Option Greeks

Module Units

- 1. Introduction To Greeks
- 2. Black Scholes Model
- 3. Introduction To Delta
- 4. Delta’s Relationship With Spot And Strike Price
- 5. Delta And Time To Expiry
- 6. Delta And Volatility
- 7. Delta Adds Up
- 8. Delta Hedging
- 9. Introduction To Gamma
- 10. Gamma’s Relationship With Spot And Strike Price
- 11. Gamma And Time To Expiry
- 12. Gamma And Volatility
- 13. Important Properties Of Gamma
- 14. Introduction To Theta
- 15. Theta’s Relationship With Spot And Strike Price
- 16. Theta And Time To Expiry
- 17. Theta And Volatility
- 18. Important Properties Of Theta
- 19. Rho
- 20. Introduction To Vega
- 21. Vega’s Relationship With Strike Price
- 22. Vega And Time To Expiry
- 23. Volatility
- 24. Volatility And Normal Distribution
- 25. Types Of Volatility
- 26. The VIX Index
- 27. Volatility Smile
- 28. Delta Neutral Hedging
- 29. Calendar Spread
- 30. Diagonal Spread With Calls
- 31. Diagonal Spread With Puts
- 32. Gamma Delta Neutral Option Strategy
- 33. Gamma Scalping Strategy
- 34. Put Call Parity
- 35. Options Arbitrage
- 36. Conversion-Reversal Arbitrage
- 37. Box Spread
- 38. Conclusion

# Introduction To Gamma

The next option-greek that we will learn is ‘**Gamma**.’

Gamma measures the change in Delta with respect to per unit change in underlying. If Gamma value is 0.0008, it shows that my next move in Delta will be 0.0008 if underlying changes by 1. So Gamma shows what will be the next change in Delta with respect to change in underlying.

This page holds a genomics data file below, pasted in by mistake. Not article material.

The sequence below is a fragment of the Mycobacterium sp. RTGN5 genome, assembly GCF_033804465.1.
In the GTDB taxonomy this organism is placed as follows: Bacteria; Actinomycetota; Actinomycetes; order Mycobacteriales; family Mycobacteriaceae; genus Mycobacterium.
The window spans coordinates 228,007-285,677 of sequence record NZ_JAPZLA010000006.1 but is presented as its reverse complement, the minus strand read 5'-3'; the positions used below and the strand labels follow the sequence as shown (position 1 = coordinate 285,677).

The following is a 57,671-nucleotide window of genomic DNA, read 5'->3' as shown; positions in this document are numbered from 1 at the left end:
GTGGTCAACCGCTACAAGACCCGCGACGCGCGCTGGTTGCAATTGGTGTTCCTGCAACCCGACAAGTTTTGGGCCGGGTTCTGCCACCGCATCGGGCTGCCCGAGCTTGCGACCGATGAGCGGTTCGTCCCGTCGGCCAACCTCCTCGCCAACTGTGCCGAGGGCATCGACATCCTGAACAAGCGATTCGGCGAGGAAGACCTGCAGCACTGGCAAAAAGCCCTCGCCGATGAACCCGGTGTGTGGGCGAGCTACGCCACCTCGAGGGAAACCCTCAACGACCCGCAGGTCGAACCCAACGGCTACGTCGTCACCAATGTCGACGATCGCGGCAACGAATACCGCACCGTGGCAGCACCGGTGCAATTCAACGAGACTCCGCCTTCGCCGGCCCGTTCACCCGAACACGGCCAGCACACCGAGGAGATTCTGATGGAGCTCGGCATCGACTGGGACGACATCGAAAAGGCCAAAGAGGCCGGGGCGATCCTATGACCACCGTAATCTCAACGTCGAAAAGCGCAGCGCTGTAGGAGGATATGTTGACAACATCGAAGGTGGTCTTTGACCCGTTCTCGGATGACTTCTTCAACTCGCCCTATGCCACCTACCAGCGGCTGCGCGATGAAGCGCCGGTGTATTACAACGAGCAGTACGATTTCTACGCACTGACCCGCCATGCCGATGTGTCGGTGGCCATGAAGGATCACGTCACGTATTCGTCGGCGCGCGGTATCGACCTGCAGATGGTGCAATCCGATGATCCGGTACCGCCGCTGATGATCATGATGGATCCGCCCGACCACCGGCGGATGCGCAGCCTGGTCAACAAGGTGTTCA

**Important Points:**

- The Gamma of an option is always positive. Positive Gamma means that the Delta of long calls will become more positive and move toward +1.00 when the stock price rises, and less positive and move toward 0 when the stock price falls. Long Gamma also means that the Delta of a long put will become more negative and move toward –1.00 if the stock price falls, and less negative and move toward 0 when the stock price rises. For a short call with negative Gamma, the Delta will become more negative as the stock rises, and less negative as it drops.
- The Gamma of Call and Put Option is same. Because Gammas influence Deltas of calls and puts in the same way, expressing their probability of finishing in the money after a change in price in the underlying.
- Gamma is highest at ATM and decreases as Spot price moves away.

When you buy Call Option, Positive Gamma multiplies by Positive Quantity (positive quantity because going long on option), hence gives Positive Portfolio Gamma. This signifies that **buying Call Option means Long Gamma Position.**

When you sell Call Option, Positive Gamma multiplies by Negative Quantity (negative quantity because going short on option), hence gives Negative Portfolio Gamma. This signifies that **selling Call Option means Short Gamma Position.**

When you buy Put Option, Positive Gamma multiplies by Positive Quantity, hence gives Positive Portfolio Gamma. This signifies that **buying Put Option means Long Gamma Position.**

When you sell Put Option, Positive Gamma multiplies by Negative Quantity, hence gives Negative Portfolio Gamma. This signifies that **selling Put Option means Short Gamma Position.**

If Gamma is small, Delta changes slowly. However, if the absolute value of Gamma is large, Delta is highly sensitive to the price of the underlying. Let us now take a look at how different parameters affect Gamma in our upcoming chapters.

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